Maybe I could use a sidekick, anyway.

“If you’re gonna watch, then you better help,” I said, knowing that she probably wouldn’t. Cora didn’t seem any better equipped than I was for this, so the only benefit I could really hope to glean was company.

I headed off further into the trees without bothering to see if she’d follow.

Drop Serene

Prologue

I didn’t read it for a long time. Really, I wasn’t aware of it for a long time. Those were busy times for the infernal horde, what with all the dime store necromancers queueing up to mortgage their souls. Western society’s emergence from the darkness spawned enough bad ideas to keep us all hopping for a couple centuries. That kind of overwork doesn’t really leave anybody in the mood to curl up with a long, challenging epic poem.

By the time I read it, the Blind Poet was long dead. By the time I read it, Frankenstein’s creature had already read it, and all the daffodil sniffers had embraced it to a degree that was embarrassing to witness. By then, I had to see what all the fuss was about.

It was a little bit of a shock to recognize our story. That was nothing compared to the shock that followed.

At first, I was confused and a little miffed. It seemed like the poet mentioned everybody in Hell except me. I read through that whole tremendous list, and the only one missing was me. I’m not suggesting that I’m a particularly big deal in the grand scheme of Perdition, but one hates to be left off the cast list if one is in the show.

Then the real shock followed.

It was the perspective that gave it all away. It wasn’t just scenes where I was present – It was scenes shown from my point of view. It slowly dawned on me that the Blind Poet didn’t leave me out of the narrative because he didn’t like me, or because he thought I wasn’t important enough. He left me out because he was seeing the whole thing through my eyes. Somebody gave him access to the whole story by giving him access to everything I saw.

Now who would be able to do that?

As I read on, it became clear that while the Blind Poet had total access to what I saw, he only sometimes had the soundtrack to go with it. At these times, he just took his best guesses at what was being said and why. Really, he did a pretty good job of the guess work, all things considered. Sure, he got some things totally dead wrong, but he did it in ways that made for a good poem.

I’m not writing to refute what the Blind Poet wrote. For as few of the facts as he got right, he ultimately captured the truth. I’m also not writing this because I got left out of the Blind Poet’s work. I’ve long since read the Italian Pilgrim’s poem, and I’ve got a real juicy part in that. Juicy enough to more than make up for my absence in the Blind Poet’s epic. Really, I just want to set down my thoughts about my dearest friend. I want to let you know about my pal Lucifer.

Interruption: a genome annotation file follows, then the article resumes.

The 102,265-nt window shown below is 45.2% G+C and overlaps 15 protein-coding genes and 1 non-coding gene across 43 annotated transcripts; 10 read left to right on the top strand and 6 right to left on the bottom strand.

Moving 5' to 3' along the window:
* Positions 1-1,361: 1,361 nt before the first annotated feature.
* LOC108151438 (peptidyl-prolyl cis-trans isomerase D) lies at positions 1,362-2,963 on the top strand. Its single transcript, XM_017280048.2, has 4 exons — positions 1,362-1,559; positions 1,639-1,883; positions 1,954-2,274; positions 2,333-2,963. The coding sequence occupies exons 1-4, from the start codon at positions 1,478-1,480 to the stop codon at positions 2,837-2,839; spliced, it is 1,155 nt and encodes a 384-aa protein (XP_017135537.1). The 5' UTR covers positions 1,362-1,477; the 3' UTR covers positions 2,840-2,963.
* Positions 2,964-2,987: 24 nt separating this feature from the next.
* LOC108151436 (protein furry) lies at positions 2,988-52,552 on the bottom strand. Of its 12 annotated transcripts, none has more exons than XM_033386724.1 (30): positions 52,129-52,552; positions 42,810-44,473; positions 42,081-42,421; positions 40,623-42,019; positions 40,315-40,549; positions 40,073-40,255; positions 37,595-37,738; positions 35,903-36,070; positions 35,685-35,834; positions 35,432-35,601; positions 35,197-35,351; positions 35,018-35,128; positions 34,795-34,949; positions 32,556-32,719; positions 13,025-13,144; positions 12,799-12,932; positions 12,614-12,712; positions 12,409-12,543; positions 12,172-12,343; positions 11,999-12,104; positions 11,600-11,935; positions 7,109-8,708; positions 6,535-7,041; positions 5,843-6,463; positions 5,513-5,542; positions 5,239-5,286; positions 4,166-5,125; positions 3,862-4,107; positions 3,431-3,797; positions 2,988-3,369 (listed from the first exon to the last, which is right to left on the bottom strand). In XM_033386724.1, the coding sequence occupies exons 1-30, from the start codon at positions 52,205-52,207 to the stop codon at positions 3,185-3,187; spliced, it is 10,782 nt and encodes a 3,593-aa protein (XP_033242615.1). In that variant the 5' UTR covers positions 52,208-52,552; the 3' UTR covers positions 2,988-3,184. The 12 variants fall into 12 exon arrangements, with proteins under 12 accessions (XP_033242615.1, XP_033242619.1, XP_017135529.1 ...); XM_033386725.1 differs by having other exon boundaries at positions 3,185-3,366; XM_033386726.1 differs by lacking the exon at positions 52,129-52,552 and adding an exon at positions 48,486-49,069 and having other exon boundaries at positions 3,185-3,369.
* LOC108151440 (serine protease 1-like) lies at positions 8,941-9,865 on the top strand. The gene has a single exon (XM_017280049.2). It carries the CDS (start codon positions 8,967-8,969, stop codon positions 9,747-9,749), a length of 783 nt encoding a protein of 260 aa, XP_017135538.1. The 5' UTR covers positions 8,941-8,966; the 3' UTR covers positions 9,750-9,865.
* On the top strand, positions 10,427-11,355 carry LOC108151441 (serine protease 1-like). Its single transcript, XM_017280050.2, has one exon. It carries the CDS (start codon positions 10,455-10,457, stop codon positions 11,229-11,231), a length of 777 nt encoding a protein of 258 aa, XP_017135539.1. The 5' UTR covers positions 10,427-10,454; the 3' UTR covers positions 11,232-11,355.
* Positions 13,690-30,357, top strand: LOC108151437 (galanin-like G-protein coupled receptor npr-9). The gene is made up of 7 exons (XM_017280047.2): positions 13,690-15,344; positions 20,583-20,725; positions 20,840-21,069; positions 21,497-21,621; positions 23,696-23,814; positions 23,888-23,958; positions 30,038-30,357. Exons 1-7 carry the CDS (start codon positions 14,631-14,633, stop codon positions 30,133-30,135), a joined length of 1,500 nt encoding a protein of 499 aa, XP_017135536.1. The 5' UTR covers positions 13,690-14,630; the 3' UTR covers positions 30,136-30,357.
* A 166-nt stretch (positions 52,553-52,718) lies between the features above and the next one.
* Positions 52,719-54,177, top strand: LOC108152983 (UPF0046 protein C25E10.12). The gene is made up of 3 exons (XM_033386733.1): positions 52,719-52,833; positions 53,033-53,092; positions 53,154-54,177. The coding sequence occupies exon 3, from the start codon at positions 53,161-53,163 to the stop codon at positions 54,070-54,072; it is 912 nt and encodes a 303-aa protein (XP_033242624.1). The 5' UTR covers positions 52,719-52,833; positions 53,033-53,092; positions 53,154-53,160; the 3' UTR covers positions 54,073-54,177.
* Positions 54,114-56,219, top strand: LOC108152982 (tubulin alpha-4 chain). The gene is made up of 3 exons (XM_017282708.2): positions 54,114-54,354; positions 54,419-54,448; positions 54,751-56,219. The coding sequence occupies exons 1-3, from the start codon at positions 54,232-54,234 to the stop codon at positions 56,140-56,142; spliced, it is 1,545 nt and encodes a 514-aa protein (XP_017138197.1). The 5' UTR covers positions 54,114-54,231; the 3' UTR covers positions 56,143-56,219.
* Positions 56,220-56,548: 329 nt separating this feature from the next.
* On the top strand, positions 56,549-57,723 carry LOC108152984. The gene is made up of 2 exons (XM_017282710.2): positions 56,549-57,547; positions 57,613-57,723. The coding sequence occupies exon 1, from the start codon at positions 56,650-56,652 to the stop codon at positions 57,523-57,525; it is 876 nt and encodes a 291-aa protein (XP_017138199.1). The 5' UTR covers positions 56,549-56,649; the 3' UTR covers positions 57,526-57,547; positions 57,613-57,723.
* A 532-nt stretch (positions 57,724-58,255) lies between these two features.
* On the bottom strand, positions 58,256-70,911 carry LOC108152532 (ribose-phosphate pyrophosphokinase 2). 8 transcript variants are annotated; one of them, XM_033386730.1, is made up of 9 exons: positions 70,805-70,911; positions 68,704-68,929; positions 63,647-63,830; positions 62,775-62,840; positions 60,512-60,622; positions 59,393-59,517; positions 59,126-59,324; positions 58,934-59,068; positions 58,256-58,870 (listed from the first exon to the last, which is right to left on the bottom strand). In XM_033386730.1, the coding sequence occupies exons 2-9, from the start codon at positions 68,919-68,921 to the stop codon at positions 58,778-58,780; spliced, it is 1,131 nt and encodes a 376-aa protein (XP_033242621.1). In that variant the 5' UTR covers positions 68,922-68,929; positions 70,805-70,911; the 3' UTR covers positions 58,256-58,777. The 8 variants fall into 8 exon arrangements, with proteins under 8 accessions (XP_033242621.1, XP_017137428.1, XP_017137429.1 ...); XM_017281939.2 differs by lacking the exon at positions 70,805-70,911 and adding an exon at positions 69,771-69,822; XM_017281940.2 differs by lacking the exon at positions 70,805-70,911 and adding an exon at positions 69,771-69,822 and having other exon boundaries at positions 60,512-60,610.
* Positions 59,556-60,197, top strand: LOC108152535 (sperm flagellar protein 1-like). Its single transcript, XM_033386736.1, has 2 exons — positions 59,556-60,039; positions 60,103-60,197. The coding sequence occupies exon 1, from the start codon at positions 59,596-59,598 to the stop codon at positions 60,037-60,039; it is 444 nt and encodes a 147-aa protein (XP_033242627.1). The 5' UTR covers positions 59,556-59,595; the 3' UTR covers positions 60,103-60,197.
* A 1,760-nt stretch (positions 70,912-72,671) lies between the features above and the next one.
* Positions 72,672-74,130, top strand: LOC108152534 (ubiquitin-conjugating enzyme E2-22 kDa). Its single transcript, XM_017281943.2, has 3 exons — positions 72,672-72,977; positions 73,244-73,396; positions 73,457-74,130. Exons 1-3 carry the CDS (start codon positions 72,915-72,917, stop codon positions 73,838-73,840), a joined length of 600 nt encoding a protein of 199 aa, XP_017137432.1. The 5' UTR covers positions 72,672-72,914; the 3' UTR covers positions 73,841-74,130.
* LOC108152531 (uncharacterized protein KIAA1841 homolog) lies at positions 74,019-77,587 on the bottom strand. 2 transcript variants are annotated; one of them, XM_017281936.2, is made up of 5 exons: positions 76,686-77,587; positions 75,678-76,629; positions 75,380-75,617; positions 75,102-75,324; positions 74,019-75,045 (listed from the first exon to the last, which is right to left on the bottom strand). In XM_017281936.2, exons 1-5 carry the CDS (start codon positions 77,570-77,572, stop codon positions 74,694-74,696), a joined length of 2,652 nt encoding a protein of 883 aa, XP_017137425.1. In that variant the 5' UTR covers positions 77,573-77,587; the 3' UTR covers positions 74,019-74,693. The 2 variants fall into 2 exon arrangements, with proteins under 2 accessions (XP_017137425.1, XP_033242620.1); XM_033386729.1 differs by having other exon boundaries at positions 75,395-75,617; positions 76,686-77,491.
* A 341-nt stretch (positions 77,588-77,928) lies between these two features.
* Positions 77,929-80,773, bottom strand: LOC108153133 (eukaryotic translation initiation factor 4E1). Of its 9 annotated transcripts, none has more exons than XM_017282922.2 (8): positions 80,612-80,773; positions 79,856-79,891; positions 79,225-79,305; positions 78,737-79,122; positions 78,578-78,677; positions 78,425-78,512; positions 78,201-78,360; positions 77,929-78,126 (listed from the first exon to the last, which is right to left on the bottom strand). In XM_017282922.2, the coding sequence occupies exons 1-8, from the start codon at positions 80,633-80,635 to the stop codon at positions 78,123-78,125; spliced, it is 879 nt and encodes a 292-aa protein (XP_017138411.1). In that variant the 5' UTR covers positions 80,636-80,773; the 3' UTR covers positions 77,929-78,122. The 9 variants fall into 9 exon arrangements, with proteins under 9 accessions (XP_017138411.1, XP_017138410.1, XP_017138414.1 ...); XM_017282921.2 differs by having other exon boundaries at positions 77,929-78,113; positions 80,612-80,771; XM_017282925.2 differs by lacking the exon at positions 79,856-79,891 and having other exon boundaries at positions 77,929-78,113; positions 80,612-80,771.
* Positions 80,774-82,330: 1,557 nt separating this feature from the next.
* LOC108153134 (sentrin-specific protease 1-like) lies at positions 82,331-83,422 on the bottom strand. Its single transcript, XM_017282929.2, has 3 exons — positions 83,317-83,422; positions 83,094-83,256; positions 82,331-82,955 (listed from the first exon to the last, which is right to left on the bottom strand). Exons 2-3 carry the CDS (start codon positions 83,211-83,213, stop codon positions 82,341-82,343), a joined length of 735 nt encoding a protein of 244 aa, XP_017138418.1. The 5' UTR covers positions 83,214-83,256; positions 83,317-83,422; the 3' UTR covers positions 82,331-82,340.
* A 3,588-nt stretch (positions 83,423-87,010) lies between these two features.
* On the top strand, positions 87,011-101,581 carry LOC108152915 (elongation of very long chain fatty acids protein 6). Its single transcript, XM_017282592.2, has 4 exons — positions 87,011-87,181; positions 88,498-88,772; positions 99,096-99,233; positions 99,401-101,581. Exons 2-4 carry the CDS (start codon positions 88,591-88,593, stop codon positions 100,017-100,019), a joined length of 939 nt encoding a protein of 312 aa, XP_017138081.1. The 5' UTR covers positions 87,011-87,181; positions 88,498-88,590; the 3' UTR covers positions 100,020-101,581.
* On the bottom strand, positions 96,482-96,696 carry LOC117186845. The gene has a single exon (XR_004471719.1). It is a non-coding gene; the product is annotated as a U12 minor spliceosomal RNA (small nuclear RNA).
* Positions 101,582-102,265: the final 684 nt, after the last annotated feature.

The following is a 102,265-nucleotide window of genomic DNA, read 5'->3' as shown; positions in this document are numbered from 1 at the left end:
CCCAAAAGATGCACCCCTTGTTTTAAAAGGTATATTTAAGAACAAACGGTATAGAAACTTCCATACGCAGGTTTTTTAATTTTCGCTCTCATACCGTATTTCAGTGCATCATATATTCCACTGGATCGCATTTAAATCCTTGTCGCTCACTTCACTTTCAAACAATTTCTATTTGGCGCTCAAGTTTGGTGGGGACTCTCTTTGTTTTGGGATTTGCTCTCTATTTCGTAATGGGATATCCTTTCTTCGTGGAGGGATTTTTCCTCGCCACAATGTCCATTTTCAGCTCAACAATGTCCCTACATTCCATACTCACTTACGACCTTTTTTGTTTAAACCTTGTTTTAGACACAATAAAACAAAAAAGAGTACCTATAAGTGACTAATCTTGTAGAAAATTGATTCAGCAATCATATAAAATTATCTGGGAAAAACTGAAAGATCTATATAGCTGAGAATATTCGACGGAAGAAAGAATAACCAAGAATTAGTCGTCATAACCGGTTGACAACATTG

Happily Never After

Some things about being a “late-bloomer” pop star kinda suck. Like being twenty-three and on a mall tour. I’m supposed to muster up false enthusiasm about shopping and fun, but the college interns who concocted this plan have clearly never listened to my music. My songs are about being the odd girl out, the one who isn’t like her peers.

And that’s me, in a nutshell. I’m not like other girls. Granted, being from Cobalt City and being “not like other girls” means something different. I’m not a super hero, I just have a voice that doesn’t require a mic. I use one to keep up appearances. And I can be weirdly persuasive. Which is probably why I’m five years into a pop career in an industry that takes pretty young things, chews them up, and spits them out. Too bad my voice couldn’t get me out of this mall tour.

We’re in Cerulean City, California, and the mall is right on the beach, so I can watch the ocean when we’re not doing sound check, or going over my set list, or the million other demands on my attention. The new intern, Ruby, doesn’t think I should open with “Happily Never After”–too much of a downer, she says–despite this being the Happily Never After Tour. I don’t care about the song order. I’m too busy watching the waves.

Being near the ocean always relaxes me. My dad always said it was like the water was my true home. The water near Cobalt City is way too cold for most people to swim in. I don’t mind it, at least in the summer. I can practically feel the water here, warm and gritty with salt and sand.